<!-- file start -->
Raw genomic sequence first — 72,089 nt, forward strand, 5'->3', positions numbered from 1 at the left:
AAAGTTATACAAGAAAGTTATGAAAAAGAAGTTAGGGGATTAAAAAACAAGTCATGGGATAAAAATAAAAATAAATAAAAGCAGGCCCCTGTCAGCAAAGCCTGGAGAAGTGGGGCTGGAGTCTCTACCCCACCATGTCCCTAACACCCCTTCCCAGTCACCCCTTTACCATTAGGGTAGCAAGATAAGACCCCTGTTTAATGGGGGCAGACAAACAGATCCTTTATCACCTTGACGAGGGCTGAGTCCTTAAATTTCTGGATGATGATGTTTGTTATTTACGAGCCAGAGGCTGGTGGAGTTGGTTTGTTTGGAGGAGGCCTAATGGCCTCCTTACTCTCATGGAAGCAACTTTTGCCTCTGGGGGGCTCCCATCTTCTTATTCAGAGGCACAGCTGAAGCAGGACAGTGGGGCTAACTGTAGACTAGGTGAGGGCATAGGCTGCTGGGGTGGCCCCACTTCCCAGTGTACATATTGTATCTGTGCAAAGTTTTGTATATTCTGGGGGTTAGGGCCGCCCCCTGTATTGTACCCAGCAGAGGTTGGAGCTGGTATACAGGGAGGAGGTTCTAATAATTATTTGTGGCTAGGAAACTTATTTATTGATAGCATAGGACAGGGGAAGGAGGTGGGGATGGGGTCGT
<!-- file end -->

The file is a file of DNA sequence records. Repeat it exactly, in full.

Raw genomic sequence first — 72,089 nt, forward strand, 5'->3', positions numbered from 1 at the left:
AAAGTTATACAAGAAAGTTATGAAAAAGAAGTTAGGGGATTAAAAAACAAGTCATGGGATAAAAATAAAAATAAATAAAAGCAGGCCCCTGTCAGCAAAGCCTGGAGAAGTGGGGCTGGAGTCTCTACCCCACCATGTCCCTAACACCCCTTCCCAGTCACCCCTTTACCATTAGGGTAGCAAGATAAGACCCCTGTTTAATGGGGGCAGACAAACAGATCCTTTATCACCTTGACGAGGGCTGAGTCCTTAAATTTCTGGATGATGATGTTTGTTATTTACGAGCCAGAGGCTGGTGGAGTTGGTTTGTTTGGAGGAGGCCTAATGGCCTCCTTACTCTCATGGAAGCAACTTTTGCCTCTGGGGGGCTCCCATCTTCTTATTCAGAGGCACAGCTGAAGCAGGACAGTGGGGCTAACTGTAGACTAGGTGAGGGCATAGGCTGCTGGGGTGGCCCCACTTCCCAGTGTACATATTGTATCTGTGCAAAGTTTTGTATATTCTGGGGGTTAGGGCCGCCCCCTGTATTGTACCCAGCAGAGGTTGGAGCTGGTATACAGGGAGGAGGTTCTAATAATTATTTGTGGCTAGGAAACTTATTTATTGATAGCATAGGACAGGGGAAGGAGGTGGGGATGGGGTCGT